“It’s a positive memory for me,” Yusra declared. “I swam for my life when the boat sank. Without swimming, I don’t think I survive. I don’t think I rise to this level at the Olympic Games.”

Yusra Mardini training on Monday at the Olympic swimming pool. She says she is ready to swim for her life — again. © UNHCR/Benjamin Loyseau

Yusra Mardini training on Monday at the Olympic swimming pool. She says she is ready to swim for her life — again.
© UNHCR/Benjamin Loyseau

During the opening ceremony, Rose Lokonyen was the ROT flag-bearer, who led out this special group of athletes. This formidable 23-year-old runner will be contesting the 800m at the Olympics. Interestingly, at 10 years old, she and her family were forced to leave their home and run from the war-weary region of South Sudan to Kenya. On Friday night, she walked proudly with the Olympic flag.

Congolese judoka Yolande Mabika declared, in reference to her time as a youngster on the streets of Kinshasa, in the Democratic Republic of Congo, “We had to fight for everything … For me, judo was a way of defending myself and surviving.” Mabika has been fighting to survive all her life, from the streets of Kinshasa to Rio de Janiero, Brazil. Three years ago, while at the 2013 World Judo Championships in Rio, as a regular occurrence, she and her compatriots would be starved, beaten and imprisoned by their oppressive coaches after they suffered losses. Gratefully, she managed to escape. Astonishingly, she has survived the tyranny of her coaches and the once daily atrocities in DRC. And through judo, at the Olympics, she’ll keep on surviving.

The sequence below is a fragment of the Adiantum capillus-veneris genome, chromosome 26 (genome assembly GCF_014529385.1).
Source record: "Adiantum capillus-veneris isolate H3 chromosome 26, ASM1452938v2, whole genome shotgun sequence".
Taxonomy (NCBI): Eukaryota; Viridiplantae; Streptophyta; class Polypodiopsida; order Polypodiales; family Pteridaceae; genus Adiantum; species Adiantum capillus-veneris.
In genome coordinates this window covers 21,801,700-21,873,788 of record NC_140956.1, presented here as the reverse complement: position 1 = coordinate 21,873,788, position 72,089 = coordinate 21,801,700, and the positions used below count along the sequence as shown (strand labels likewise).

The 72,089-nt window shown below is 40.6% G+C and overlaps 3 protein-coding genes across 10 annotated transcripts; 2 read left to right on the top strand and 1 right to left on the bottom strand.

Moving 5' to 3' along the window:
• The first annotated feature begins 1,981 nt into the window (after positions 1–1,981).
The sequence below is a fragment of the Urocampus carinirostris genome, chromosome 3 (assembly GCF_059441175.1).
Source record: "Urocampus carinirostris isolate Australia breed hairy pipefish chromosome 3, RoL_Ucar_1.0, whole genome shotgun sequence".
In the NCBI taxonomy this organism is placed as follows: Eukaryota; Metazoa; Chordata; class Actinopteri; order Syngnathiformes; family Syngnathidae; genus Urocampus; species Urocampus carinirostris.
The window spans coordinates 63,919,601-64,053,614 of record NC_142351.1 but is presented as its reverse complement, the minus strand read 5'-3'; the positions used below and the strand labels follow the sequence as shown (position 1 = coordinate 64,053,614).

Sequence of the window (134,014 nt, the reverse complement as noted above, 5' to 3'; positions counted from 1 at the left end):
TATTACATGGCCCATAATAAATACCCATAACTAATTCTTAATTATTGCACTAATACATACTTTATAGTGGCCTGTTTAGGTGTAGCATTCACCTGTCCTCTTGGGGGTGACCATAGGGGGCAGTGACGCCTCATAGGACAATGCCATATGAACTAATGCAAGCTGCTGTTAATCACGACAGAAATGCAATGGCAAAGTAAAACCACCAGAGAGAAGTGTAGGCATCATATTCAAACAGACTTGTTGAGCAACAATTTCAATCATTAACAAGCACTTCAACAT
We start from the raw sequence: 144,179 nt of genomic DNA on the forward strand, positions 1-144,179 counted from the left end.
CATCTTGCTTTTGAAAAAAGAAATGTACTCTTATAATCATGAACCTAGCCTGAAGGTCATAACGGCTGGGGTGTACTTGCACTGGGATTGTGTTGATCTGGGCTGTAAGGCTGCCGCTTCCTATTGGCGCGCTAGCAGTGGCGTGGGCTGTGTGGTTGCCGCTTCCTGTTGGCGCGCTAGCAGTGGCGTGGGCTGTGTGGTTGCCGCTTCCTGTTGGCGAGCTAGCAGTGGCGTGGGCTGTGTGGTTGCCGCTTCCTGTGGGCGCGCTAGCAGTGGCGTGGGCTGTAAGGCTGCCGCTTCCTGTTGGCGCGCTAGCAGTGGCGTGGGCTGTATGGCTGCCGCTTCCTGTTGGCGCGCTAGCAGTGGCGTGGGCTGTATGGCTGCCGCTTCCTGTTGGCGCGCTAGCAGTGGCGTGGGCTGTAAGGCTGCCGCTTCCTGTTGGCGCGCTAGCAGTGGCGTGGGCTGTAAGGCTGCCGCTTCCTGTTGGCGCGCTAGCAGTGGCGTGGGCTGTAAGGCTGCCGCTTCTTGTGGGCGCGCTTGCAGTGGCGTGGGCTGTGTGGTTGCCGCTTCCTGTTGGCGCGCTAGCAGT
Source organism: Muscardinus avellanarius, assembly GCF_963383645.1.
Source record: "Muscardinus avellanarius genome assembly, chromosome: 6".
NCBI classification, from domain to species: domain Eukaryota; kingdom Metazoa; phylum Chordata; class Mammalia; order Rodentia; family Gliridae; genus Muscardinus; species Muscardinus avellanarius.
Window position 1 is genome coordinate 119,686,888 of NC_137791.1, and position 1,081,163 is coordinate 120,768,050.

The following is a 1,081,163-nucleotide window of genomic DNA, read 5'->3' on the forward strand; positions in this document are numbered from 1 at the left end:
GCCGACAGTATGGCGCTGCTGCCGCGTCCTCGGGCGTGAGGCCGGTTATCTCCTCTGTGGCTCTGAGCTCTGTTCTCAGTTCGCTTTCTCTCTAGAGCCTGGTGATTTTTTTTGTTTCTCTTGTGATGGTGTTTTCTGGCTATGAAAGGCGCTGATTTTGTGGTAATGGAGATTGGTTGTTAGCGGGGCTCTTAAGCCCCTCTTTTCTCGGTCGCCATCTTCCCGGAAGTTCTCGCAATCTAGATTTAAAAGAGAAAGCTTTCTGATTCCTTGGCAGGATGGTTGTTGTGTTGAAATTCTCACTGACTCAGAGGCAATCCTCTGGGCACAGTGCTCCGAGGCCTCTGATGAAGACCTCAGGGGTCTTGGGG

Yolande Bukasa Mabika, also from the Democratic Republic of Congo, was tearful as she and Misenga were named to the team. (Photo credit: Pilar Olivares/Reuters)

Yolande Bukasa Mabika (left), from the Democratic Republic of Congo, was tearful as she and Popole Misenga (right) were named to the Refugee Olympic team. After escaping her oppressive coaches, she went back to free Misenga from the tyranny. 
(Photo credit: Pilar Olivares/Reuters)

Two Fridays ago (July 29), Paul Lokoro, one of the six South Sudanese refugees on the ROT team, said, “I really want to meet Usain Bolt, he is someone I’ve only seen on television. I hope I can at least see him in the Olympic Village.”

Though Usain Bolt and Michael Phelps are Olympic legends in their own rights, the athletes everyone wants to see and celebrate at the 2016 Rio Olympics are the athletes on the Refugee Olympic Team.

The main attraction at the Opening Ceremony of the 2016 Rio Olympics were the members of the Refugee Olympic team.
© UNHCR/Benjamin Loyseau

In all, there are two swimmers, six runners, and two judokas competing under the Olympic flag for the ROT. Of the ten, possibly none will win a medal or reach an event final. However, for the millions of refugees and fans worldwide, getting to watch them participate in the Olympics has more significance and worth than any other athlete winning a bronze, silver or gold medal.

Despite a return to many of their countries and homes possibly lost forever, for the millions of refugees worldwide, the refugee Olympic athletes – for now – are restoring their hope in humanity.

“REFUGEES ARE HUMANS TOO.”

© Zaheer Clarke

Zaheer E. Clarke is a freelance sportswriter, whose heart goes out to refugees worldwide and detest the war crime atrocities they face. In the words of Rodney King, he wonders, as humans, “can’t we all just get along”.

Zaheer can be reached at zaheer.clarke@gmail.com. Follow him on Facebook at Zaheer Facts, Lies & Statistics, or on Twitter at @zaheerclarke.